Invite The Spirit | Critic's Choice | Chicago Reader

Invite The Spirit 

Sign up for our newsletters Subscribe

INVITE THE SPIRIT

Western rhythms derive from the heartbeat, but Korean music is traditionally paced by breaths. On their self-titled album (recorded in 1983 and long out of print) Invite the Spirit brought heart and lungs together by wedding Korean music to free improvisation. Sang-won Park's kayagum--a zither with 12 silk strings and movable bridges--established a stately pace, while percussionist Charles K. Noyes avoided timekeeping altogether, instead using his drums, bells, and musical saw for textural embellishment and arrhythmic punctuation. Guitarist Henry Kaiser's encyclopedic knowledge of folk, free, and ethnic forms further broadened the stylistic palette. The spacious improvisations acknowledged the cultural distance between the players even as they enhanced the trance-inducing atmosphere implied by the group's name. The trio performs infrequently; this is its first concert in half a decade. Kaiser won't be present due to a scheduling conflict; in his seat will be Chicagoan Jim O'Rourke, an exquisitely sensitive improviser who's recorded two albums with Kaiser. It's anyone's guess where O'Rourke's catholic tastes and multiinstrumental skills will direct the band's Chicago debut, but I can't wait to find out. Wednesday, 9 PM, Empty Bottle, 1035 N. Western; 276-3600.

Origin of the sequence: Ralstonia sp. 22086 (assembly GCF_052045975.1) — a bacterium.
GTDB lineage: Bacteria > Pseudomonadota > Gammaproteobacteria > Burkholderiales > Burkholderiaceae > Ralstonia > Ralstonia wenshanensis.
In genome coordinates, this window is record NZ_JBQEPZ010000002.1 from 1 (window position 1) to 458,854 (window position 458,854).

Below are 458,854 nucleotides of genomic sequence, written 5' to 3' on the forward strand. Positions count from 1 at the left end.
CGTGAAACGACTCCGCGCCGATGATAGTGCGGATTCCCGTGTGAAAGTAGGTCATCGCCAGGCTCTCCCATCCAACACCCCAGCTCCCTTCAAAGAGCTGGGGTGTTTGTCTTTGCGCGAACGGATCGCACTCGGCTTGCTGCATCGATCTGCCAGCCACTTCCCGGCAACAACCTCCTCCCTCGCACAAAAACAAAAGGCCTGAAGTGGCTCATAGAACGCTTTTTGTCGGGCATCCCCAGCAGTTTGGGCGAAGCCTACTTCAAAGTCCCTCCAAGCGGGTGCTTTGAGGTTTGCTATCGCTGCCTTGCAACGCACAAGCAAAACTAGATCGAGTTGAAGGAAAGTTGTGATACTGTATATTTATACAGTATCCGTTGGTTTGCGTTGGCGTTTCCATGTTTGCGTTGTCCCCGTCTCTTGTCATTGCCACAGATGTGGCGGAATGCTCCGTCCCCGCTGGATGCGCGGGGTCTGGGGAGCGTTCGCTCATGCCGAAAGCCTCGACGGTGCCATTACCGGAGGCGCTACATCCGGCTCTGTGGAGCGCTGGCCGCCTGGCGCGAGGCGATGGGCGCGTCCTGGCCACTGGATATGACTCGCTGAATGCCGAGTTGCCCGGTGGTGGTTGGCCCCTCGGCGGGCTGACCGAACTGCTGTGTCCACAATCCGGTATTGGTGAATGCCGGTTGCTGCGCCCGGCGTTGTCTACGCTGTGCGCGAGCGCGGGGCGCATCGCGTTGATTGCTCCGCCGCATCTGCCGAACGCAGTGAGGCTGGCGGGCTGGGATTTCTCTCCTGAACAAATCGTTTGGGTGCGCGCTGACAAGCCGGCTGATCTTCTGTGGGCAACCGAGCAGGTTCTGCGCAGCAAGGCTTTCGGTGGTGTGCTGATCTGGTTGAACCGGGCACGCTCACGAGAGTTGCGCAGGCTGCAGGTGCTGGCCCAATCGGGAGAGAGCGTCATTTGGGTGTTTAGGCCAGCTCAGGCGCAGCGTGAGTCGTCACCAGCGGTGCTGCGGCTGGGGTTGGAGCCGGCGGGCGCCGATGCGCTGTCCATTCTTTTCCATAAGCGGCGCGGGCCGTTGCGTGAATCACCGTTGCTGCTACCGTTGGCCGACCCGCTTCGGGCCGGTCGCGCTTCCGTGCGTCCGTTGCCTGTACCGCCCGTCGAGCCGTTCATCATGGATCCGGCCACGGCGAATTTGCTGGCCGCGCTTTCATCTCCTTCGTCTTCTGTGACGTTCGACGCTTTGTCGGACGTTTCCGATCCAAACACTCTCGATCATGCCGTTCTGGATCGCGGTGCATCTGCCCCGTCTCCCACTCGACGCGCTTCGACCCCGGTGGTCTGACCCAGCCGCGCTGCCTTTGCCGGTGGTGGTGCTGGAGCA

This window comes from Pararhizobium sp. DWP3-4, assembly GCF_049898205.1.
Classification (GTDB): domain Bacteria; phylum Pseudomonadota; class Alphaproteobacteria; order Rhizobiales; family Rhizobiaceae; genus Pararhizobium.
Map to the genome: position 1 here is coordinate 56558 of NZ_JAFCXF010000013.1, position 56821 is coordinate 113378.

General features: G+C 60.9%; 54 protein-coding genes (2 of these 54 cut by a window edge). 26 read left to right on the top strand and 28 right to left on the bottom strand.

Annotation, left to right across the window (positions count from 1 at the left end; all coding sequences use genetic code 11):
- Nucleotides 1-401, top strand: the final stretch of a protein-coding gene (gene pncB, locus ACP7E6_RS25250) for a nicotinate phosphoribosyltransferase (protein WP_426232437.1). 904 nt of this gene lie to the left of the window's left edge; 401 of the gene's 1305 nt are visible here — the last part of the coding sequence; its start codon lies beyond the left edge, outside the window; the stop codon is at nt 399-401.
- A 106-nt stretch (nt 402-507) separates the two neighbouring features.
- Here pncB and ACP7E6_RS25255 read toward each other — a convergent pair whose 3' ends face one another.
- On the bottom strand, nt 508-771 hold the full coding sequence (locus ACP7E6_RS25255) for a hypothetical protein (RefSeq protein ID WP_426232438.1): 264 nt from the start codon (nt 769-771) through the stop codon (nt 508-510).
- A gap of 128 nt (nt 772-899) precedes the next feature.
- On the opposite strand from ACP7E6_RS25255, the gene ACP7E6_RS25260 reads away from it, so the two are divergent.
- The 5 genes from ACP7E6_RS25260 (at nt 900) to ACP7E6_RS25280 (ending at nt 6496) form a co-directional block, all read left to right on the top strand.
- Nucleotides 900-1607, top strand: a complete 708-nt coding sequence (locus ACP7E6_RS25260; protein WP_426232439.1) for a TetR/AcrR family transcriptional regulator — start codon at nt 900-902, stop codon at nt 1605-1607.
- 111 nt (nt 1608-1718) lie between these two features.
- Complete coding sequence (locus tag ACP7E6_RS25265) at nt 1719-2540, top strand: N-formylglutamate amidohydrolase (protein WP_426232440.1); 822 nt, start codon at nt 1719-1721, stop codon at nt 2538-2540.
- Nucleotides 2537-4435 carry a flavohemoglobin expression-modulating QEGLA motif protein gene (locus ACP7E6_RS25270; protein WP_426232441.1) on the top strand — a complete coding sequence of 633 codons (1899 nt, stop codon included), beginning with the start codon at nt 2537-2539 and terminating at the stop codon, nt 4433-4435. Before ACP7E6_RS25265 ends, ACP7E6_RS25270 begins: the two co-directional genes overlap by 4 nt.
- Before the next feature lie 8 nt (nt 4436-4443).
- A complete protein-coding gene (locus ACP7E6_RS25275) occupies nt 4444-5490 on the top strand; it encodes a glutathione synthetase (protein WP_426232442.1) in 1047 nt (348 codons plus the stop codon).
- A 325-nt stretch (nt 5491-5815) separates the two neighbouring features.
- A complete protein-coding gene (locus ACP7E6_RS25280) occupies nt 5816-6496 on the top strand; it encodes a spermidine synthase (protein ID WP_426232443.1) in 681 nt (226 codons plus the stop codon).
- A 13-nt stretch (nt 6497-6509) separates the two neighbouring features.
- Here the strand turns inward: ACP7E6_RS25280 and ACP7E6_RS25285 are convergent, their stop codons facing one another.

BILL MEYER

Art accompanying story in printed newspaper (not available in this archive): Photo of Charles K. Noyes by K. Ivanov; of Jim O'Rourke by Nathan Mandell; of Sang-Won Park by Thi-Linh Le.

Comments

Subscribe to this thread:

Add a comment

Tabbed Event Search

Popular Stories